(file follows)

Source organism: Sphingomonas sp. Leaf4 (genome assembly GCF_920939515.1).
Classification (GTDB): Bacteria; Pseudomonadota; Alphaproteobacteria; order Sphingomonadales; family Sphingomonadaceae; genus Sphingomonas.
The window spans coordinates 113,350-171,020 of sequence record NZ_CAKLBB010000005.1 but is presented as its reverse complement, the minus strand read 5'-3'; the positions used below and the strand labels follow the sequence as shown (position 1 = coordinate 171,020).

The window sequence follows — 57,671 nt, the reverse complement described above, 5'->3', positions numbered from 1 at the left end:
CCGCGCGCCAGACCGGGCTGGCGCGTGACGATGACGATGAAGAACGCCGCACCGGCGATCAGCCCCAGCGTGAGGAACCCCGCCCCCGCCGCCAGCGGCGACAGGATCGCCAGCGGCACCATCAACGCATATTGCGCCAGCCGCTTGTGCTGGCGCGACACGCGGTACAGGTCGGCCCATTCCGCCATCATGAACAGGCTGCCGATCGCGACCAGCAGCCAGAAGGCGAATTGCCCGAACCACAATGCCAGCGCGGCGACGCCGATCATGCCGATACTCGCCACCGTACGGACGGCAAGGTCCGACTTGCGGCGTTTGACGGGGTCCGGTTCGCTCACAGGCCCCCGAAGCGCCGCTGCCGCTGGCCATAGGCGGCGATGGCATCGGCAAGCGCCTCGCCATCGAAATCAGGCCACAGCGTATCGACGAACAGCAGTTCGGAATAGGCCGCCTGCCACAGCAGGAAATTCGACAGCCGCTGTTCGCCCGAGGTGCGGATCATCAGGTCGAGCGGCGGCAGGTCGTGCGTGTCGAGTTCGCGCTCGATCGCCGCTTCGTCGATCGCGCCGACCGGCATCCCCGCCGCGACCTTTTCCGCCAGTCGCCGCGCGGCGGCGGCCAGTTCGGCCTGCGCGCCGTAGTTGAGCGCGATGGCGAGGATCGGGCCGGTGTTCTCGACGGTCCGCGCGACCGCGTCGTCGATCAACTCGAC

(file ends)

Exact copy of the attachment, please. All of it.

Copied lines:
Source organism: Sphingomonas sp. Leaf4 (genome assembly GCF_920939515.1).
Classification (GTDB): Bacteria; Pseudomonadota; Alphaproteobacteria; order Sphingomonadales; family Sphingomonadaceae; genus Sphingomonas.
The window spans coordinates 113,350-171,020 of sequence record NZ_CAKLBB010000005.1 but is presented as its reverse complement, the minus strand read 5'-3'; the positions used below and the strand labels follow the sequence as shown (position 1 = coordinate 171,020).

The window sequence follows — 57,671 nt, the reverse complement described above, 5'->3', positions numbered from 1 at the left end:
CCGCGCGCCAGACCGGGCTGGCGCGTGACGATGACGATGAAGAACGCCGCACCGGCGATCAGCCCCAGCGTGAGGAACCCCGCCCCCGCCGCCAGCGGCGACAGGATCGCCAGCGGCACCATCAACGCATATTGCGCCAGCCGCTTGTGCTGGCGCGACACGCGGTACAGGTCGGCCCATTCCGCCATCATGAACAGGCTGCCGATCGCGACCAGCAGCCAGAAGGCGAATTGCCCGAACCACAATGCCAGCGCGGCGACGCCGATCATGCCGATACTCGCCACCGTACGGACGGCAAGGTCCGACTTGCGGCGTTTGACGGGGTCCGGTTCGCTCACAGGCCCCCGAAGCGCCGCTGCCGCTGGCCATAGGCGGCGATGGCATCGGCAAGCGCCTCGCCATCGAAATCAGGCCACAGCGTATCGACGAACAGCAGTTCGGAATAGGCCGCCTGCCACAGCAGGAAATTCGACAGCCGCTGTTCGCCCGAGGTGCGGATCATCAGGTCGAGCGGCGGCAGGTCGTGCGTGTCGAGTTCGCGCTCGATCGCCGCTTCGTCGATCGCGCCGACCGGCATCCCCGCCGCGACCTTTTCCGCCAGTCGCCGCGCGGCGGCGGCCAGTTCGGCCTGCGCGCCGTAGTTGAGCGCGATGGCGAGGATCGGGCCGGTGTTCTCGACGGTCCGCGCGACCGCGTCGTCGATCAACTCGAC